• Re:nuts (Score:4, Interesting)

      by Monkeedude1212 (1560403) on Thursday November 19, 2009 @01:38PM (#30160670) Journal

      But developing a game that pushes Socialist values and limits various gameplay could essentially RUIN your sales in every country BUT China.

      Is China > 50% of the market?

      Will China be > 50% of the market?

      • Re: (Score:3, Insightful)

        by Shakrai (717556)

        But developing a game that pushes Socialist values and limits various gameplay could essentially RUIN your sales in every country BUT China.

        Game? Sales? China? They pay for games in China? Who'd of thunk it....

        • by Bakkster (1529253)

          But developing a game that pushes Socialist values and limits various gameplay could essentially RUIN your sales in every country BUT China.

          Game? Sales? China? They pay for games in China? Who'd of thunk it....

          There's a reason the games that do well there are pay-to-play.

        • Oh, they pay for games in China; I pay for games in China! 20 RMB for the latest XBOX title, 15 RMB for the newest Wii game, and the like...
      • ... does China pay >50% of your revenue?
      • 10 years from now the average Chinese is going to say "Socialist values? Heck, we dumped that nonsense a few years ago."
        • by cbreaker (561297)
          You're joking, right? There's absolutely no way the Chinese government is going to stop controlling information and oppressing its' people any time soon, and definitely not within 10 years.

          You're dreaming.
          • Re: (Score:3, Insightful)

            by Jaysyn (203771)

            You say this like the Chinese government could actually control 1.2 billion people if they really & truly yearned to be free.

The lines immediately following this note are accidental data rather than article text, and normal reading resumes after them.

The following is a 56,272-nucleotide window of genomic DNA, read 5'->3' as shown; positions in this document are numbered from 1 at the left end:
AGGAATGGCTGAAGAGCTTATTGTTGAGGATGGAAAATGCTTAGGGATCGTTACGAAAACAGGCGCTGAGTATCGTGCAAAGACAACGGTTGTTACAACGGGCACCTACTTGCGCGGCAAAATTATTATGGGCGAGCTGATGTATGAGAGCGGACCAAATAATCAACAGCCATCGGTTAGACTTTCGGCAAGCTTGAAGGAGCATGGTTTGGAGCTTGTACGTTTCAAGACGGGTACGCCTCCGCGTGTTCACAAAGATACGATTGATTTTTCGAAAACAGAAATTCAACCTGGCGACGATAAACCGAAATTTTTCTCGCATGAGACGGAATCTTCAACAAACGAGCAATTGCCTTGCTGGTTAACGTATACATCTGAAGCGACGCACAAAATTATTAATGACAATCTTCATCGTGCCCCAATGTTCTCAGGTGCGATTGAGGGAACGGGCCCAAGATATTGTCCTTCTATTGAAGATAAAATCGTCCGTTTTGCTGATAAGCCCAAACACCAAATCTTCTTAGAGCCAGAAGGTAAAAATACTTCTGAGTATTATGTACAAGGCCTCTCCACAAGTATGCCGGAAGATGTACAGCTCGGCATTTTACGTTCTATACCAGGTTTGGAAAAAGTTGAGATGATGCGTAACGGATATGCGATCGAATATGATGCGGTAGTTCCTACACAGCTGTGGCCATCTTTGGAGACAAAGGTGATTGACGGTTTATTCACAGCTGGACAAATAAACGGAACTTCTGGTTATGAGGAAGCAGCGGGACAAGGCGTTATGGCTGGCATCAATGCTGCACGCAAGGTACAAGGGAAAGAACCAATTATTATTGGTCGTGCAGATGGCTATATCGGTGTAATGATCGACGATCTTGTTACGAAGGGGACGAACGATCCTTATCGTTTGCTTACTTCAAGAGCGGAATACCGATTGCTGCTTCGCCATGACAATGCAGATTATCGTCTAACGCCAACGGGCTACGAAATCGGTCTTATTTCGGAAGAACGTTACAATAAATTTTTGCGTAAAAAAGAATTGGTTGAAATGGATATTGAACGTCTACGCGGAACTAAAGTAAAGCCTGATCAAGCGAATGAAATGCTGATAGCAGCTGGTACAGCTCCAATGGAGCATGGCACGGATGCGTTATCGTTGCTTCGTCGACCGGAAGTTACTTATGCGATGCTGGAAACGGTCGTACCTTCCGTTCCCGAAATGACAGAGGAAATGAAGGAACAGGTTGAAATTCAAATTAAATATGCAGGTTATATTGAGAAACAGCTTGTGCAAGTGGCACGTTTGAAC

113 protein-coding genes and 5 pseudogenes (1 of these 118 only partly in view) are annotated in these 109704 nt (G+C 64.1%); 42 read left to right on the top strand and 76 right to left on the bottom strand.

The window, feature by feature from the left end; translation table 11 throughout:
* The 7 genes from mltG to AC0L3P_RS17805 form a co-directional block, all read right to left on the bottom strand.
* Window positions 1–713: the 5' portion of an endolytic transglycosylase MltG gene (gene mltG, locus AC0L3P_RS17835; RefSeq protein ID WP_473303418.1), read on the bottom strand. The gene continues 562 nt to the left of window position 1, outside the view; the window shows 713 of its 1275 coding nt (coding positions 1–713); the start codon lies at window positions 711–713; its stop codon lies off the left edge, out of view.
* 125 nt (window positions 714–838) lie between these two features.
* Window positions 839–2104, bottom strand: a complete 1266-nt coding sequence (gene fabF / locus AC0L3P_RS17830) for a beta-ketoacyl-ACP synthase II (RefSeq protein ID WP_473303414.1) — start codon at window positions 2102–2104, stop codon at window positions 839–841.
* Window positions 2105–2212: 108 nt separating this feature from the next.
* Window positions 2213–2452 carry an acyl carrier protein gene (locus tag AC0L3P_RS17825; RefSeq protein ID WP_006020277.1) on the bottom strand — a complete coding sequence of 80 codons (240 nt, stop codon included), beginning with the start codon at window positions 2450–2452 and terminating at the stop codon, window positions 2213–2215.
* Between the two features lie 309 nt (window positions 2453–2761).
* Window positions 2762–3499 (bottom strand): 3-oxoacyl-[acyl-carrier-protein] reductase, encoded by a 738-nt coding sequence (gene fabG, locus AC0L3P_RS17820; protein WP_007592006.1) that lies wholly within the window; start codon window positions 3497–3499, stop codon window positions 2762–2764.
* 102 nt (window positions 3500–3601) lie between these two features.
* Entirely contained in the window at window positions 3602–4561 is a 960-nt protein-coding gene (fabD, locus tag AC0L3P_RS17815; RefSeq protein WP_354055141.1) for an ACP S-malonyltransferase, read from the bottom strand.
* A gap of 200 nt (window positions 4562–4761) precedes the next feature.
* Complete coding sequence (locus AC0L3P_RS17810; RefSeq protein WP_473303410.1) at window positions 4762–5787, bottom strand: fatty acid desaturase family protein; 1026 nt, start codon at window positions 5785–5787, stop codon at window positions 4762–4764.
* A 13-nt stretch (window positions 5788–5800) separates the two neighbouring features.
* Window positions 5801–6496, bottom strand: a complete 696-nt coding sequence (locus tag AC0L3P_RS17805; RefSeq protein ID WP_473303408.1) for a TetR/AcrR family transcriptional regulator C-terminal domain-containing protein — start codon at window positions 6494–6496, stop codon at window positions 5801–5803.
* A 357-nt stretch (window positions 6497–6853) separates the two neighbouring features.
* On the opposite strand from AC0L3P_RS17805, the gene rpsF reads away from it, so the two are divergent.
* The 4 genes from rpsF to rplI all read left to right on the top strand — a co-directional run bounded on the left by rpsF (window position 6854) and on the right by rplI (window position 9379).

The population of China is like the elephant that can be fettered with a thin rope, because heavy chains were used during it's youth. They can only be restricted as much as they *let* themselves be restricted.

            • Re:nuts (Score:4, Insightful)

              by DNS-and-BIND (461968) on Thursday November 19, 2009 @02:45PM (#30161884) Homepage
              Yearning to be free?!? Where did that idea come from? Chinese people aren't "yearning" for anything. As a matter of fact, they are intensely grateful to their government for making the present prosperity possible. It's better in China today than it has been at any time in their 5000 years of history, and it's only improving. It's a damn sight better than the Mao years when he murdered tens of millions and the lucky ones merely froze in unheated factories and classrooms. Oh, maybe they should go back to Chiang Kai-Shek and the warlords? Let's see...Empress Cixi? Nope, unmitigated disaster there, too. Unequal treaties, Opium wars, should I keep going back? The government could decree that every citizen gets a boot to the head daily from the security guards at every community entrance, and they'd still proclaim loudly that China is better off than it has ever been - and they'd be right. And the reason is the government. If the government wanted, the entire nation would still be living in poverty. 1.3 billion starving poor: the Chinese called it "1949-1976".